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6 True Struggles of Interracial Relationships (and How to Overcome Them)

6 True Struggles of Interracial Relationships (and How to Overcome Them)
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How do you navigate the additional battles experienced with interracial relationships? What are the pitfalls you need to know about?

Being in charge of your emotions will definitely help reduce interracial tension, however, it’s best to put preventative measures in place so you don’t find yourself overreacting unnecessarily.

This article details 6 of the true struggles experienced by interracial couples and what you can do to prevent them.

How would your life change if it was easy to enjoy your choice of partner?

1. Your interracial relationship is very likely to involve two different value systems.

According to Dr. Sidney Simon (author of Values Clarification), different value systems can easily cause conflict in a relationship. If what matters most to one person doesn’t matter to the other, the relationship isn’t sustainable in the long term.

For example, Lina is an Asian woman married to an Australian named Steven. Since most Australians value a relaxed lifestyle, Lina finds it hard to understand why her husband doesn’t want to be a business owner. In Asian culture, wealth creation is more important than relaxation.

In this case, Lina’s top value is wealth creation, whereas Steven doesn’t think wealth creation is very important at all. Consequently, this interracial couple frequently experiences tension due to conflicting values.

How to overcome this struggle?

Lina and Steven would be well-advised to accept and respect their different value systems.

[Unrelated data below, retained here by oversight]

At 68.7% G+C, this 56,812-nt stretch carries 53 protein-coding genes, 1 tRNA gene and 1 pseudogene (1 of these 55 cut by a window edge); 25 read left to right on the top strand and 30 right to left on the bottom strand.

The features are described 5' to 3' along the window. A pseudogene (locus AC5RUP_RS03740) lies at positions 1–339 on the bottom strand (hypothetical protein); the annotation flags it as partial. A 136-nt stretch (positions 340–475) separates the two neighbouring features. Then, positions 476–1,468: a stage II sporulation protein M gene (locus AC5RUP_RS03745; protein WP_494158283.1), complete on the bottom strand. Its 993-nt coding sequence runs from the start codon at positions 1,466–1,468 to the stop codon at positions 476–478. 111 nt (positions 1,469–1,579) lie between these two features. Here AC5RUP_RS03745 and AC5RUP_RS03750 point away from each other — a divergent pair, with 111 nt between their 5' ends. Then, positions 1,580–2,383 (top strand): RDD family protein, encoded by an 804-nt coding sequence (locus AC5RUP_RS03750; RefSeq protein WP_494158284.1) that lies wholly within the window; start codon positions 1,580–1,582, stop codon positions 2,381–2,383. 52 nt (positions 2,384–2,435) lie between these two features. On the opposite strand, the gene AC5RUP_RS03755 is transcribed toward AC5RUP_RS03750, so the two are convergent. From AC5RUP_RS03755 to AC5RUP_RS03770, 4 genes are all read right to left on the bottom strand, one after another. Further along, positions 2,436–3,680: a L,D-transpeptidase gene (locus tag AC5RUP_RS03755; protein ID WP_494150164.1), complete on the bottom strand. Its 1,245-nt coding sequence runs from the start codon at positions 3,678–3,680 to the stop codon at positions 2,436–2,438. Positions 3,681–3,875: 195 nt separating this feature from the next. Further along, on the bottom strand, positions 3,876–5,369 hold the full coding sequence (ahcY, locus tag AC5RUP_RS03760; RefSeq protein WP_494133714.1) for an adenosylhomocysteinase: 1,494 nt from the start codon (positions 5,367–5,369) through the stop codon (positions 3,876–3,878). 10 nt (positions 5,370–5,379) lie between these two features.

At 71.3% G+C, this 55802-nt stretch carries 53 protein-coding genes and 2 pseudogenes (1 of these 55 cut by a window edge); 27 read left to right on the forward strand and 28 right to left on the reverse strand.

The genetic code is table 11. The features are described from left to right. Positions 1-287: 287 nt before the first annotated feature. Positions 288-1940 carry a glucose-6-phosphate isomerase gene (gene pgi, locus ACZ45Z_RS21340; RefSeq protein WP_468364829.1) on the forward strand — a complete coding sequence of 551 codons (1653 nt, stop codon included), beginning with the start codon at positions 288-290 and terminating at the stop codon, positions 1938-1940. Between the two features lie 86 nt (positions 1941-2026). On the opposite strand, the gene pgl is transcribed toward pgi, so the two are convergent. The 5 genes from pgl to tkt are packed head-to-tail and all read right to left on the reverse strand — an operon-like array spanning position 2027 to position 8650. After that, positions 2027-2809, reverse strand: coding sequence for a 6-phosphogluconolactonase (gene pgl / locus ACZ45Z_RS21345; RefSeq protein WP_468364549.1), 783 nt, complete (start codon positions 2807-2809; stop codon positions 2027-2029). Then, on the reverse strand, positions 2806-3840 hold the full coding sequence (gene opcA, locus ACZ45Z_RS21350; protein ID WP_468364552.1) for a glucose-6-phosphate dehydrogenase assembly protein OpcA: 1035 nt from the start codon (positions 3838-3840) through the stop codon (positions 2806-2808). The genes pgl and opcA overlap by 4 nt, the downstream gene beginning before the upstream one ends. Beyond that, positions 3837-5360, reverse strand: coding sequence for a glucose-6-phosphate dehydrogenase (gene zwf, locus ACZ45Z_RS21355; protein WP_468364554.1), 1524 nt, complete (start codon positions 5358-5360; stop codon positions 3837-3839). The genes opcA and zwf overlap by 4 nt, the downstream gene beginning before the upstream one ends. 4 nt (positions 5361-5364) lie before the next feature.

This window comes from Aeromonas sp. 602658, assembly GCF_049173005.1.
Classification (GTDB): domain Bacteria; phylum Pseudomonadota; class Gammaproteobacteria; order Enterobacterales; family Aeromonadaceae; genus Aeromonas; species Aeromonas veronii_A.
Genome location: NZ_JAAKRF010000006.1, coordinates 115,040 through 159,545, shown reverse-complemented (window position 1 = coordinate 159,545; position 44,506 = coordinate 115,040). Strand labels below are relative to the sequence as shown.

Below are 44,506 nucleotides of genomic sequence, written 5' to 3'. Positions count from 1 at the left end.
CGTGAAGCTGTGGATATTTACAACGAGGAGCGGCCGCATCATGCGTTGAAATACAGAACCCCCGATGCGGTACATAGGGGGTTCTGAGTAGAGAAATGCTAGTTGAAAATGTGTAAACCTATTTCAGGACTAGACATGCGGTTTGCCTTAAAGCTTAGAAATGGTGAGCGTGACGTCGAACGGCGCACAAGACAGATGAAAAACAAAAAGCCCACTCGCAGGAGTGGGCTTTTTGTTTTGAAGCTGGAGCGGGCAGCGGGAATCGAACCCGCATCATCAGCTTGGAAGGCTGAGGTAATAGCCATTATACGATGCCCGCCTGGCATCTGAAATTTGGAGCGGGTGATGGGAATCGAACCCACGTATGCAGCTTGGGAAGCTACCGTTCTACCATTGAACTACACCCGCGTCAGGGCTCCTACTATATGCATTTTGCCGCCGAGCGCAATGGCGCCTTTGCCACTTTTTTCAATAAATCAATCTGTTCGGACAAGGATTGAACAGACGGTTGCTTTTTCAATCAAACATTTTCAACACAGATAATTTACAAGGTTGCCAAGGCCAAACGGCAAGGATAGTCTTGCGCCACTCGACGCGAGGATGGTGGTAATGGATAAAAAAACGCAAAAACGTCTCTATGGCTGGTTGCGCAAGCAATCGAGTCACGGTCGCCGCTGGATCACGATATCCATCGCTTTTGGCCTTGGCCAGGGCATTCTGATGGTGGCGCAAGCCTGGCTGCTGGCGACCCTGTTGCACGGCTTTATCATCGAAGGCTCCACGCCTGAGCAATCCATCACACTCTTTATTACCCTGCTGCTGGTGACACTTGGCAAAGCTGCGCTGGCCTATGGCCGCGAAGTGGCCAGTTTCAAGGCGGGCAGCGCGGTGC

Lina could start her own business and allow Steven to focus his attention on whatever makes him happy. While sharing a common direction is ideal, a couple doesn’t have to connect with each other through career goals.

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In other words, interracial couples can connect with each other through their shared interests, and respect and accept their differences.

2. There can be many unhealthy assumptions between interracial partners.

When you are in an interracial relationship, it’s important not to assume that your partner likes something because of their race or ethnicity.

For instance, constantly talking about curry may make your Indian partner feel offended. Your assumption that Indian people love curry can easily appear to be a stereotype. Or dating a German and constantly bringing him (or her) beer and sausages. When your German date doesn’t drink alcohol and is a health-conscious vegetarian.

How to overcome this struggle?

Curiosity is always key. Be genuinely curious about your partner without making assumptions.

Discover your partner’s interests and view of the world so you can enjoy every interaction you have.

3. Many interracial couples shy away from hot topics like racism.